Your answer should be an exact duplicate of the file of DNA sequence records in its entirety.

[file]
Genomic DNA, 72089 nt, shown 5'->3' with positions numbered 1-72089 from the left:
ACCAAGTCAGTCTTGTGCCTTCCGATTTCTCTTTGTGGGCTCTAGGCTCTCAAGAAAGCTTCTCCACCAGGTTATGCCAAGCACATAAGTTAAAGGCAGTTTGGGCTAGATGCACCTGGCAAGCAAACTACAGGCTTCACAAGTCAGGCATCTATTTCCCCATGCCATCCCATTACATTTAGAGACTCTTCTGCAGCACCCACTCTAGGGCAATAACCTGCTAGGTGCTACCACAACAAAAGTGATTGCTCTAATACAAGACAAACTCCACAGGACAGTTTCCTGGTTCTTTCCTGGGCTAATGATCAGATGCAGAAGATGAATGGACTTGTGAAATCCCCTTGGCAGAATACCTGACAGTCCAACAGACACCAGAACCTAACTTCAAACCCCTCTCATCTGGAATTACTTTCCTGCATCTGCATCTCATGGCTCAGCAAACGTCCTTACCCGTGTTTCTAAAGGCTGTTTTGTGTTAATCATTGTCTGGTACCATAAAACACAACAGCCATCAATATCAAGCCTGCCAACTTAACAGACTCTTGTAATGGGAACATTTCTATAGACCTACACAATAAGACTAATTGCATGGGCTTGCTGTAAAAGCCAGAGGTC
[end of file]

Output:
Genomic DNA, 72089 nt, shown 5'->3' with positions numbered 1-72089 from the left:
ACCAAGTCAGTCTTGTGCCTTCCGATTTCTCTTTGTGGGCTCTAGGCTCTCAAGAAAGCTTCTCCACCAGGTTATGCCAAGCACATAAGTTAAAGGCAGTTTGGGCTAGATGCACCTGGCAAGCAAACTACAGGCTTCACAAGTCAGGCATCTATTTCCCCATGCCATCCCATTACATTTAGAGACTCTTCTGCAGCACCCACTCTAGGGCAATAACCTGCTAGGTGCTACCACAACAAAAGTGATTGCTCTAATACAAGACAAACTCCACAGGACAGTTTCCTGGTTCTTTCCTGGGCTAATGATCAGATGCAGAAGATGAATGGACTTGTGAAATCCCCTTGGCAGAATACCTGACAGTCCAACAGACACCAGAACCTAACTTCAAACCCCTCTCATCTGGAATTACTTTCCTGCATCTGCATCTCATGGCTCAGCAAACGTCCTTACCCGTGTTTCTAAAGGCTGTTTTGTGTTAATCATTGTCTGGTACCATAAAACACAACAGCCATCAATATCAAGCCTGCCAACTTAACAGACTCTTGTAATGGGAACATTTCTATAGACCTACACAATAAGACTAATTGCATGGGCTTGCTGTAAAAGCCAGAGGTC